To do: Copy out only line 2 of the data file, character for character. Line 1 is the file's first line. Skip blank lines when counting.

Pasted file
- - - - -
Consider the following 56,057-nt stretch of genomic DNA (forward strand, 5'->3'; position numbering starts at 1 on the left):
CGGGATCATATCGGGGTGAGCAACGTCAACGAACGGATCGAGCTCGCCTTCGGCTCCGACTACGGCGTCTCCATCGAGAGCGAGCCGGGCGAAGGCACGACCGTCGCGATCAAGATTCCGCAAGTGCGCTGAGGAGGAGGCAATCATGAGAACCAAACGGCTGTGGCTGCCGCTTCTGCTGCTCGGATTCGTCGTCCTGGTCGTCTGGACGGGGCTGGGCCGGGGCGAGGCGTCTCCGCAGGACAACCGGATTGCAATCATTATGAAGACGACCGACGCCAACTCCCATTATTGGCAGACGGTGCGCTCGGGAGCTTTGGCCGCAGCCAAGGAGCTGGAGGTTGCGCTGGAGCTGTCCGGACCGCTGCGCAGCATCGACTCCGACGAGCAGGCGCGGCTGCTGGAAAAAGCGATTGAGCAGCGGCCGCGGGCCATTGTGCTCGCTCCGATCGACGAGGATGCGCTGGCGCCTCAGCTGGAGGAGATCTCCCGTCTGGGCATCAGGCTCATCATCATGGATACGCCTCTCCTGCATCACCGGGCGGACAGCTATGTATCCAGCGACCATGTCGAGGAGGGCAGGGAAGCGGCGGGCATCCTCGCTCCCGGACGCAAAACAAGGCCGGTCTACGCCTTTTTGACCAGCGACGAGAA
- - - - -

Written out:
CGGGATCATATCGGGGTGAGCAACGTCAACGAACGGATCGAGCTCGCCTTCGGCTCCGACTACGGCGTCTCCATCGAGAGCGAGCCGGGCGAAGGCACGACCGTCGCGATCAAGATTCCGCAAGTGCGCTGAGGAGGAGGCAATCATGAGAACCAAACGGCTGTGGCTGCCGCTTCTGCTGCTCGGATTCGTCGTCCTGGTCGTCTGGACGGGGCTGGGCCGGGGCGAGGCGTCTCCGCAGGACAACCGGATTGCAATCATTATGAAGACGACCGACGCCAACTCCCATTATTGGCAGACGGTGCGCTCGGGAGCTTTGGCCGCAGCCAAGGAGCTGGAGGTTGCGCTGGAGCTGTCCGGACCGCTGCGCAGCATCGACTCCGACGAGCAGGCGCGGCTGCTGGAAAAAGCGATTGAGCAGCGGCCGCGGGCCATTGTGCTCGCTCCGATCGACGAGGATGCGCTGGCGCCTCAGCTGGAGGAGATCTCCCGTCTGGGCATCAGGCTCATCATCATGGATACGCCTCTCCTGCATCACCGGGCGGACAGCTATGTATCCAGCGACCATGTCGAGGAGGGCAGGGAAGCGGCGGGCATCCTCGCTCCCGGACGCAAAACAAGGCCGGTCTACGCCTTTTTGACCAGCGACGAGAA